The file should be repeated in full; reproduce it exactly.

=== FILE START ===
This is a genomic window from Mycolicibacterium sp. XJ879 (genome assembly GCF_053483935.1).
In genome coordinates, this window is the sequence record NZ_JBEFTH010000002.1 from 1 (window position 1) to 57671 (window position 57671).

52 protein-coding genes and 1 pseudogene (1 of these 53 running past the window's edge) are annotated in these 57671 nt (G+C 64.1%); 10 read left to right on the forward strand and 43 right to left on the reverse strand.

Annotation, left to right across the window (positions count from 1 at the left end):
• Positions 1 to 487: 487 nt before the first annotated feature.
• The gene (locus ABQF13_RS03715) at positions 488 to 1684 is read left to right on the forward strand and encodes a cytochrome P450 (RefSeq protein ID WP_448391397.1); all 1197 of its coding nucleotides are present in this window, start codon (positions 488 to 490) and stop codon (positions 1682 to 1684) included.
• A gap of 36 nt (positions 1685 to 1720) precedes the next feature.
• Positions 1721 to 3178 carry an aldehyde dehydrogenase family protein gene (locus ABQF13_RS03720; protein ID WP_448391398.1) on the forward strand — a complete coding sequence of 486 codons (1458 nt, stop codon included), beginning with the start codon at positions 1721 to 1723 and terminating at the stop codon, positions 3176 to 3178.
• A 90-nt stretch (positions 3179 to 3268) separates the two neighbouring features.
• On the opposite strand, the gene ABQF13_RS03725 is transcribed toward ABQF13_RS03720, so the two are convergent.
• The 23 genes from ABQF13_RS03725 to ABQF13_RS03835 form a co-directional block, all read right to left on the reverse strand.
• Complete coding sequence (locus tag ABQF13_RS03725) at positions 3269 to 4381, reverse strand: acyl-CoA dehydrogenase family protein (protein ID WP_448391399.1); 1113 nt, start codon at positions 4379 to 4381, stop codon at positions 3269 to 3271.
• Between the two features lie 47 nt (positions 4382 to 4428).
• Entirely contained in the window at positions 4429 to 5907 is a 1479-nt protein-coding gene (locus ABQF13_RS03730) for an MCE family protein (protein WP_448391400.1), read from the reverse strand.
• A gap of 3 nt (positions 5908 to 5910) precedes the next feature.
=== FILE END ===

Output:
This is a genomic window from Mycolicibacterium sp. XJ879 (genome assembly GCF_053483935.1).
In genome coordinates, this window is the sequence record NZ_JBEFTH010000002.1 from 1 (window position 1) to 57671 (window position 57671).

52 protein-coding genes and 1 pseudogene (1 of these 53 running past the window's edge) are annotated in these 57671 nt (G+C 64.1%); 10 read left to right on the forward strand and 43 right to left on the reverse strand.

Annotation, left to right across the window (positions count from 1 at the left end):
• Positions 1 to 487: 487 nt before the first annotated feature.
• The gene (locus ABQF13_RS03715) at positions 488 to 1684 is read left to right on the forward strand and encodes a cytochrome P450 (RefSeq protein ID WP_448391397.1); all 1197 of its coding nucleotides are present in this window, start codon (positions 488 to 490) and stop codon (positions 1682 to 1684) included.
• A gap of 36 nt (positions 1685 to 1720) precedes the next feature.
• Positions 1721 to 3178 carry an aldehyde dehydrogenase family protein gene (locus ABQF13_RS03720; protein ID WP_448391398.1) on the forward strand — a complete coding sequence of 486 codons (1458 nt, stop codon included), beginning with the start codon at positions 1721 to 1723 and terminating at the stop codon, positions 3176 to 3178.
• A 90-nt stretch (positions 3179 to 3268) separates the two neighbouring features.
• On the opposite strand, the gene ABQF13_RS03725 is transcribed toward ABQF13_RS03720, so the two are convergent.
• The 23 genes from ABQF13_RS03725 to ABQF13_RS03835 form a co-directional block, all read right to left on the reverse strand.
• Complete coding sequence (locus tag ABQF13_RS03725) at positions 3269 to 4381, reverse strand: acyl-CoA dehydrogenase family protein (protein ID WP_448391399.1); 1113 nt, start codon at positions 4379 to 4381, stop codon at positions 3269 to 3271.
• Between the two features lie 47 nt (positions 4382 to 4428).
• Entirely contained in the window at positions 4429 to 5907 is a 1479-nt protein-coding gene (locus ABQF13_RS03730) for an MCE family protein (protein WP_448391400.1), read from the reverse strand.
• A gap of 3 nt (positions 5908 to 5910) precedes the next feature.